Data_Sheet_1_Predictors of Prenatal Depression: A Cross-Sectional Study in Rural Pakistan.pdf (212.68 kB)
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Data_Sheet_1_Predictors of Prenatal Depression: A Cross-Sectional Study in Rural Pakistan.pdf

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posted on 10.09.2021, 04:21 authored by Rukhsana Khan, Ahmed Waqas, Zille Huma Mustehsan, Amna Saeed Khan, Siham Sikander, Ikhlaq Ahmad, Anam Jamil, Maria Sharif, Samina Bilal, Shafaq Zulfiqar, Amina Bibi, Atif Rahman

Objective: To determine the prevalence and association of prenatal depression with socioeconomic, demographic and personal factors among pregnant women living in Kallar Syedan, Rawalpindi, Pakistan.

Methods: Five hundred women in the second and third trimester of pregnancy, living in Kallar Syedan, a rural area of district Rawalpindi Pakistan, were included in the study. Depression was assessed using “Patient health questionnaire” (PHQ9) in Urdu, with a cut-off score of 10. Multi-dimensional scale of perceived social support (MSPSS) was used to assess perceived social support. Life Events and Difficulties Schedule (LEDS) were used to measure stressful life events in past 1 year. Tool to assess intimate partner violence (IPV) was based on WHO Multi Country Study on “Women's Health and Domestic Violence against Women.”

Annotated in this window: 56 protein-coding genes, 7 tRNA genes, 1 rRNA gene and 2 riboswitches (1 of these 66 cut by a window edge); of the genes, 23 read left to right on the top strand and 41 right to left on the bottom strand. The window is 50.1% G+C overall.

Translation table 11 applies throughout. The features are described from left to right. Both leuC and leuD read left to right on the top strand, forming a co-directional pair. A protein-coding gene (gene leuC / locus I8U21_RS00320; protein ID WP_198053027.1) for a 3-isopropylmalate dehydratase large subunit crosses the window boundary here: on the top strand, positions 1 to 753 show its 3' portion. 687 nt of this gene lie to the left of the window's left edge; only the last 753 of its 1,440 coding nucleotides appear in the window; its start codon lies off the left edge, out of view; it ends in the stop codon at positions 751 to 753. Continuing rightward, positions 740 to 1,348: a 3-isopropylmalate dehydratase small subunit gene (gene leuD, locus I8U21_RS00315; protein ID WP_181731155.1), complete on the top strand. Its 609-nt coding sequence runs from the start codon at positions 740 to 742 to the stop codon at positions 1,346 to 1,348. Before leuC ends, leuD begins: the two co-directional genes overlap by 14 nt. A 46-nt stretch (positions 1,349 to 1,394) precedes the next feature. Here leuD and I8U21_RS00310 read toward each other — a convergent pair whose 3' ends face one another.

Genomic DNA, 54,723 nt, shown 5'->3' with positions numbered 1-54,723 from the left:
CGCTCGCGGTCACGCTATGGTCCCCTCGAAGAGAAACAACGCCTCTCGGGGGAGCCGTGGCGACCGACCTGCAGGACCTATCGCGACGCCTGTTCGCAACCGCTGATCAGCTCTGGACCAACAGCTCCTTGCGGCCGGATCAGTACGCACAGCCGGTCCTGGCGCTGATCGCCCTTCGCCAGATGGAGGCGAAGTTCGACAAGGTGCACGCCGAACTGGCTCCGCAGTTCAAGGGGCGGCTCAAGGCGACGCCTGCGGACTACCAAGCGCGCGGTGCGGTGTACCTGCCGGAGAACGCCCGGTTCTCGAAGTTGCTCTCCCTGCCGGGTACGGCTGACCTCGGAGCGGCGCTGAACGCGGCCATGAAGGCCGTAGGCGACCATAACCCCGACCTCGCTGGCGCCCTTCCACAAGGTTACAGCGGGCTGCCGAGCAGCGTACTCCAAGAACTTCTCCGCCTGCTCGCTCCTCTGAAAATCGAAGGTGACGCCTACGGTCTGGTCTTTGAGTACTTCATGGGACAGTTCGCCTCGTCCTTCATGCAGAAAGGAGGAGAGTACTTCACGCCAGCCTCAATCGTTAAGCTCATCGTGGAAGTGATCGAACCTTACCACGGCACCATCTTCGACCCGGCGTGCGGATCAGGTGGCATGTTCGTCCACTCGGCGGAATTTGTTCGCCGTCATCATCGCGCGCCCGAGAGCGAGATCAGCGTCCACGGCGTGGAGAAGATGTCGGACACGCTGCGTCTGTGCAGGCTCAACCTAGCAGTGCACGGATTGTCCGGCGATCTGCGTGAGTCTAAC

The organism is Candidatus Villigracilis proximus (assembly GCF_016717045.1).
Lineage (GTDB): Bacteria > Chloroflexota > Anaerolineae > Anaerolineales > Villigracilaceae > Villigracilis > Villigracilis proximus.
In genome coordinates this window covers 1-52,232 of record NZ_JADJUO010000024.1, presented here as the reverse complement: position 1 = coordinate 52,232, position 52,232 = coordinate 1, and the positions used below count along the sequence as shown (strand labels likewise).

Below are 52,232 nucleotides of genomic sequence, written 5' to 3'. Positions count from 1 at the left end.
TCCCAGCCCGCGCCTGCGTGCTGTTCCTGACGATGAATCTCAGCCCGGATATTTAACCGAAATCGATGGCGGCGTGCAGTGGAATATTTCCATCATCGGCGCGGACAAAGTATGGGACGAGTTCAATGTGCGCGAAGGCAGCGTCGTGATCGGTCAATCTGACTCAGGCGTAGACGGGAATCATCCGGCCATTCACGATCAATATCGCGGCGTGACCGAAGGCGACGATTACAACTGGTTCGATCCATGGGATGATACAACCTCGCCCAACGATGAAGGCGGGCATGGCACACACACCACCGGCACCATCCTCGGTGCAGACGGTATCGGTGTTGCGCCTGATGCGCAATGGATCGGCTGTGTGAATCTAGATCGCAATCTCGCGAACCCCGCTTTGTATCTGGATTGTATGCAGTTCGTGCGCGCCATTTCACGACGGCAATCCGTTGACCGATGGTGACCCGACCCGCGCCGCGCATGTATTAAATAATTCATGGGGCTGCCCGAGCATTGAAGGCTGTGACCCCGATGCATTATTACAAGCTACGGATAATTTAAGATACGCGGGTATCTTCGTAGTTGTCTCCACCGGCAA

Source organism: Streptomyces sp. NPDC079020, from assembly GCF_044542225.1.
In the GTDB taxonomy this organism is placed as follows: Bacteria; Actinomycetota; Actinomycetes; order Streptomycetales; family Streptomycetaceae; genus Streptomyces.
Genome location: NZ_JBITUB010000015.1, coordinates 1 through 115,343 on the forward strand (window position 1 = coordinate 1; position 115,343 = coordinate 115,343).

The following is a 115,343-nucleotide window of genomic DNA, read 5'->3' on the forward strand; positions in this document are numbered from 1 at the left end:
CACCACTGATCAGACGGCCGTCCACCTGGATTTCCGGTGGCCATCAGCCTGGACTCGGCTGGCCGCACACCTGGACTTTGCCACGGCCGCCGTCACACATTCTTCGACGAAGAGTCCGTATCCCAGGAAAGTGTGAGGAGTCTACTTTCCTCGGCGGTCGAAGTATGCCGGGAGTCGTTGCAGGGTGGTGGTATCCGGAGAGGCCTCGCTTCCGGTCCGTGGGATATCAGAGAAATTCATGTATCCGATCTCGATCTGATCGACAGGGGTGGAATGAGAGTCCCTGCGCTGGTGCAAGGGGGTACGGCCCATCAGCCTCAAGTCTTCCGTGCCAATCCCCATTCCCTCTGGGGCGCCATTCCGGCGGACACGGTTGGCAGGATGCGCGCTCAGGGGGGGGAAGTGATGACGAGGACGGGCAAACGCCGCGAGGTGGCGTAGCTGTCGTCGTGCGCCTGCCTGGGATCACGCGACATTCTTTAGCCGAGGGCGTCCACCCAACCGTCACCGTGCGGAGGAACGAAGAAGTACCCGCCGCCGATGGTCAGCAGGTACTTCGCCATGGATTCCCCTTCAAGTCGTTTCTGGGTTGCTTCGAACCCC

Results: Prevalence of prenatal depression was found to be 27%. Number of pregnancies was significantly associated with prenatal depression (p < 0.01). Women living in a joint family and those who perceived themselves as moderately satisfied or not satisfied with their life in the next 4 years were found to be depressed (p < 0.01, OR 6.9, CI 1.77–26.73). Depressive symptomatology in women who experienced more than five stressful life events in last 1 year was three times higher (p < 0.001, OR 3.2, CI 1.68–5.98) than in women with 1–2 stressful events. Women who were supported by their significant others or their family members had 0.9 times (p < 0.01, OR 0.9, CI 0.85–0.96) less chance of getting depressed. Pregnant women who were psychologically abused by their partners were 1.5 times more depressed (p < 0.05 CI 1.12–2.51). Odds of having depression was also high in women who had less mean score of MSSI (p < 0.05, OR 1.1, CI 1.01–1.09). Women who had suitable accommodation had 0.5 times less chance of having depression than others (p < 0.05, OR 0.5, CI 0.27–0.92).

Conclusion: Over a quarter of the women in the study population reported prenatal depression, which were predicted predominantly by psychosocial variables.